Abstract

Mineral dust, volcano ash and soot (black carbon) are among the major solid aerosol inputs to the world ocean. They deliver elements such as C, N, P, S and bioactive trace metals in significant amounts. However, in contrast to mineral dust, the impact of volcano ash and soot on microbial plankton is poorly studied, although total deposition rates are not much lower for volcano ash than for mineral dust in certain basins and soot delivers overall more P into the ocean than mineral dust. Aging processes in the atmosphere during horizontal transport, e.g. due to exposure to UV light and acidic conditions in clouds, increase the solubility and hence bioavailability of volcano ash and soot aerosols. Current findings suggest that volcano ash and soot are a source of nutrients and/or organic carbon, and influence aggregation processes. Volcano ash seems to stimulate phytoplankton, and soot bacterioplankton; both aerosols influence microbial diversity. We argue that volcano ash and soot have a significant, but comparatively less well-studied effects on microbial plankton that should, along with mineral dust, be better implemented into concepts and studies of microbial food webs to improve the mechanistic understanding of the role and performance of autotrophic and heterotrophic microorganisms in the ocean.

INTRODUCTION

The atmosphere contains different types of aerosols, i.e. airborne solid and liquid particles (O'Dowd and De Leeuw, 2007). Aerosols are significant factors influencing climate change, e.g. due to the reduction of direct radiative forcing and by modulation of cloud properties due to their ability to act as cloud condensation nuclei (O'Dowd and De Leeuw, 2007; De Leeuw et al., 2014). In the following, we focus on two major types of solid aerosols: volcano ash aerosols (VAA) and black carbon rich aerosols (soot, BCA).

Microorganisms, i.e. viruses and single-celled organisms, represent the largest marine biomass (Whitman et al., 1998). They are the major biological actors involved in element cycling in the ocean (Moore et al., 2013), thus being crucial players for controlling biogeochemical cycles, ecosystem functions and climate change (Kirchman, 2010). In a simplified scheme, the pelagic food web in the ocean consists of several levels. (i) The grazing food chain is the consumption of bacterial and eukaryotic phytoplankton by a series of predators including crustaceans, gelatinous plankton and fish. (ii) The microbial loop is the processing of organic matter by prokaryotes (here used in a non-phylogenetic sense for Bacteria and Archaea), which are the only major consumer of (mainly) dissolved organic matter (DOM). DOM is produced at all food web levels, e.g. by active leaching, cell death and sloppy feeding. The microbial loop is linked to the grazing food chain by protists, which feed on prokaryotes and are consumed by larger predators. (iii) The viral shunt is the lysis of (micro)organisms by viruses, which constitutes a major pathway of DOM and small cell debris formation.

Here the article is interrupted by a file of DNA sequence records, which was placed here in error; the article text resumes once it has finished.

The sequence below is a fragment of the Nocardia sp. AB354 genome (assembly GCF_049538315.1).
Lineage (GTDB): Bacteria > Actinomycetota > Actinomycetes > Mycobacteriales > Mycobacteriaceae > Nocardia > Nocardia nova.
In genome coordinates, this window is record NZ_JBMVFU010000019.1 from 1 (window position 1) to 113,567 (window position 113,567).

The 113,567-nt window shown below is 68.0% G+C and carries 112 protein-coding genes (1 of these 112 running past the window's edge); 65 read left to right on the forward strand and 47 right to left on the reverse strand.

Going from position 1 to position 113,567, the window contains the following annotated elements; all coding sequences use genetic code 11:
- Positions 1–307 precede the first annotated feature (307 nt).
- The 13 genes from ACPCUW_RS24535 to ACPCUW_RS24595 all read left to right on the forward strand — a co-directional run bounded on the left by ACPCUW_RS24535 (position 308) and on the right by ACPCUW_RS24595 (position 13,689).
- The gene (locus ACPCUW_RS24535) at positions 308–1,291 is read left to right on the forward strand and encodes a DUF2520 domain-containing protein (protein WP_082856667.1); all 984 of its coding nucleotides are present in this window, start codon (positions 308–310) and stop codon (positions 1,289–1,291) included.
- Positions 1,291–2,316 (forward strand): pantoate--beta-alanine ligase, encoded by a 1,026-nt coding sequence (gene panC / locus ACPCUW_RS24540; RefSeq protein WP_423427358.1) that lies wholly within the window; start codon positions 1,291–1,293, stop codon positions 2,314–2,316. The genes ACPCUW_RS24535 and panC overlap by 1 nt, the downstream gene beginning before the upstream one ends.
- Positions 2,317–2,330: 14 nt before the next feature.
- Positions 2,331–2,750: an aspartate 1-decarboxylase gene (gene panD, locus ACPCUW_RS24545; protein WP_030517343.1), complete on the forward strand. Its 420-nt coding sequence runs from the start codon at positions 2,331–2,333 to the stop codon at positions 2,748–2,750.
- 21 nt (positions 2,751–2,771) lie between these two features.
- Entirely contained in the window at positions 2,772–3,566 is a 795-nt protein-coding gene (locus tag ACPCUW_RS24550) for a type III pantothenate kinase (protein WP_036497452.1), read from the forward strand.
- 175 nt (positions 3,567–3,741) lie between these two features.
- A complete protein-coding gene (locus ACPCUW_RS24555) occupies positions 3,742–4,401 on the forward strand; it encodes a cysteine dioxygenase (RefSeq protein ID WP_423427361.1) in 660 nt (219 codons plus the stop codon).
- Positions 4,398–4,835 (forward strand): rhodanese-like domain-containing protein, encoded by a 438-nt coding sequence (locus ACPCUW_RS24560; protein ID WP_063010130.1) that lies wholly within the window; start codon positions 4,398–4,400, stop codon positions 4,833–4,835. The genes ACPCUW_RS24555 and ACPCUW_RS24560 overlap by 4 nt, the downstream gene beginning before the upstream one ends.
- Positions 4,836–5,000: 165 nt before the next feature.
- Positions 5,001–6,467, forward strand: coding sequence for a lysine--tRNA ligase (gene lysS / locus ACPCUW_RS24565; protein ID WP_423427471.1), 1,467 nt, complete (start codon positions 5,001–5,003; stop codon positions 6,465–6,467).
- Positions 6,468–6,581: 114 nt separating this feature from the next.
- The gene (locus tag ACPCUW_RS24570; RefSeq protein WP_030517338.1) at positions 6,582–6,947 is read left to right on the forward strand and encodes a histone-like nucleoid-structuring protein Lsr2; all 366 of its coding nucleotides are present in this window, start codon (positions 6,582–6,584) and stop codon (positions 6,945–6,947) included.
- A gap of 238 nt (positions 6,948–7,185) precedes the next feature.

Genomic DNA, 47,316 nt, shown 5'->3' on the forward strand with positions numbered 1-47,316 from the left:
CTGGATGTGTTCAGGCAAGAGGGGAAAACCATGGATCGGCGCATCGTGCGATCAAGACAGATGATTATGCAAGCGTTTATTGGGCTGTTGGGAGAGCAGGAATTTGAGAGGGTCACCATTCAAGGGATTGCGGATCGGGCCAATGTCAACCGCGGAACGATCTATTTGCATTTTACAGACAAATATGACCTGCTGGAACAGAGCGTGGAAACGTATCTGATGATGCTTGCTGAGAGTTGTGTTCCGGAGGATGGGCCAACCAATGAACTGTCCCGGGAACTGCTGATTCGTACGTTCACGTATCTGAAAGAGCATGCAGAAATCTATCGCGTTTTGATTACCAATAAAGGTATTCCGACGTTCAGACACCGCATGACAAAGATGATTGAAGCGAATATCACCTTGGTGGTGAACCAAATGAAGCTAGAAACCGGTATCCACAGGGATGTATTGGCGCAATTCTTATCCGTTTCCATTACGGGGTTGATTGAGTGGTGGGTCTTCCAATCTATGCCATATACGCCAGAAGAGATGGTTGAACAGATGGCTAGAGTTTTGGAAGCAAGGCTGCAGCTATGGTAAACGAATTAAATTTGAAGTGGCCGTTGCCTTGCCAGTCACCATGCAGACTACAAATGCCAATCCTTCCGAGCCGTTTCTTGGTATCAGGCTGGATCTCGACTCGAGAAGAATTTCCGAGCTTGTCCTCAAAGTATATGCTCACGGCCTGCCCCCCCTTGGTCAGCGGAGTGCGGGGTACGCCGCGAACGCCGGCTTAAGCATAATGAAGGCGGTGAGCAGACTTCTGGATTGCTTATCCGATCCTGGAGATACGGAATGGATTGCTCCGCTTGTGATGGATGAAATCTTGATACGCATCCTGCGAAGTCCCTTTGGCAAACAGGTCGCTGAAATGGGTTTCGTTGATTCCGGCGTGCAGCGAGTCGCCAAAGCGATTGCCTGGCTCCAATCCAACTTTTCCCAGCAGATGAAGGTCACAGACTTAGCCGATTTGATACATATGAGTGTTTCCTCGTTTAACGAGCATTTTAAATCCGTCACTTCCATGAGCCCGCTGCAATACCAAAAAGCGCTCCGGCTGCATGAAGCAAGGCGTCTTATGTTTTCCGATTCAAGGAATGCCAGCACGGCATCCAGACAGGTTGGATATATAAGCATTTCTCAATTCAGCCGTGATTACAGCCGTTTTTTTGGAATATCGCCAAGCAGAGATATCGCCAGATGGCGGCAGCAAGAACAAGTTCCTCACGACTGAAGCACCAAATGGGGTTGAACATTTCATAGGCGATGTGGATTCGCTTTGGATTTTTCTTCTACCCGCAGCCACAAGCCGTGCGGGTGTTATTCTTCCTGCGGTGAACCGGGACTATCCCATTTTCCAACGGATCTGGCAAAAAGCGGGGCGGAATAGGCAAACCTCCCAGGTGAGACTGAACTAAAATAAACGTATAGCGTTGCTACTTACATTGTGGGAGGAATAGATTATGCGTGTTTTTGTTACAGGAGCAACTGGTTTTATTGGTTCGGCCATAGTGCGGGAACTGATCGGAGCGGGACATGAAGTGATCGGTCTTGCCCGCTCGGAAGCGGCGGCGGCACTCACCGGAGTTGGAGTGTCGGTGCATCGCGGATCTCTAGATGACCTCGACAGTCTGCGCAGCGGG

By processes such as grazing of macrozooplankton on phytoplankton, organic particles are produced. They are modified by processes of the microbial food web, sink out of surface water and transport carbon into the deep sea (biological pump). Aerosol deposition can interfere with the microbial food web and biogeochemical cycles in various ways such as due to the release of nutrients or ballasting of organic particles. For a simple scheme of aerosol deposition and some potential links to the microbial food web in the ocean, see Fig. 1.

Fig. 1.